Murph cites one Peter Stoner, a Christian mathematician who was in turn cited in Josh McDowell’s Evidence that Demands a Verdict. (In true incestuous RTC tradition, McDowell cites Stoner’s book, which was “carefully reviewed” by the American Scientific Affiliation…a group co-founded by Stoner.)
The “staggering odds” Murphy cites is that there is a “one in ten to the twenty-eighth power [chance of Jesus] fulfilling eight prophecies.”
Now, aside from snarking on the completely unquestioned prophecies that may or may not have been referring to Jesus, and may or may not have come true (though if you want to, try this or this), the bell is about to ring (because I guess this is middle school), and one of the most laugh- or cringe-inducing moments in the entire series happens:
“With odds like that, when Christ returns, I don’t think there will be any doubt about it. So think about the importance of following a true teacher as compared to a false teacher. It could affect the future of each and every one of you.”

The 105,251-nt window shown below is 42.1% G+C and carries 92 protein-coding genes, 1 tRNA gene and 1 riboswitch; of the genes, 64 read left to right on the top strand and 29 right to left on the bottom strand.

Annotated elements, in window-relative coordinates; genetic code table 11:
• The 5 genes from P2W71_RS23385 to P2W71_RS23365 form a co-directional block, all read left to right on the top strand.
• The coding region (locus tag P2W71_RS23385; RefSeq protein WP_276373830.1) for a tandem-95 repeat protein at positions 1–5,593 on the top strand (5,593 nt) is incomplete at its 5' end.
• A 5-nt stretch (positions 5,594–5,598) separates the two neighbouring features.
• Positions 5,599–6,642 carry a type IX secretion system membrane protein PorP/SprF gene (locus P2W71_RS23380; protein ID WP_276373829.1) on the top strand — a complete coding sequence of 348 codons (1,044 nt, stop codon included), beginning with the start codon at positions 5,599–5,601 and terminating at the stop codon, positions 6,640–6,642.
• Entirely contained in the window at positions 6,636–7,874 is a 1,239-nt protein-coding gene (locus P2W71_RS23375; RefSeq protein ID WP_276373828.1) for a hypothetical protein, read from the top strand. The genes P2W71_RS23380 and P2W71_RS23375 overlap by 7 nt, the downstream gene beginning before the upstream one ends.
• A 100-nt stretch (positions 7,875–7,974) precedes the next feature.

The bell rang and the students treated Murphy to a standing ovation for a particularly inspired lecture. He blushed and gave a nod of gratitude.
I mean, wow. There are really too many comments for me to make.
First of all, again, the authors have not been to college. I have been in a LOT of college and graduate and professional classrooms, and the only time I have seen a professor applauded for a lecture is when it is either 1) a guest lecture or 2) the last day of classes. Standing ovation for a random weekday lecture with PowerPoint lists and a handout? Not so much.
Especially because (and I do so love to hammer away at this point), this lecture had ZERO to do with archaeology. ZERO. It was about false (non-RTC) teachers, most of them from the 20th century. Dean Fallworth, where are you when we need you?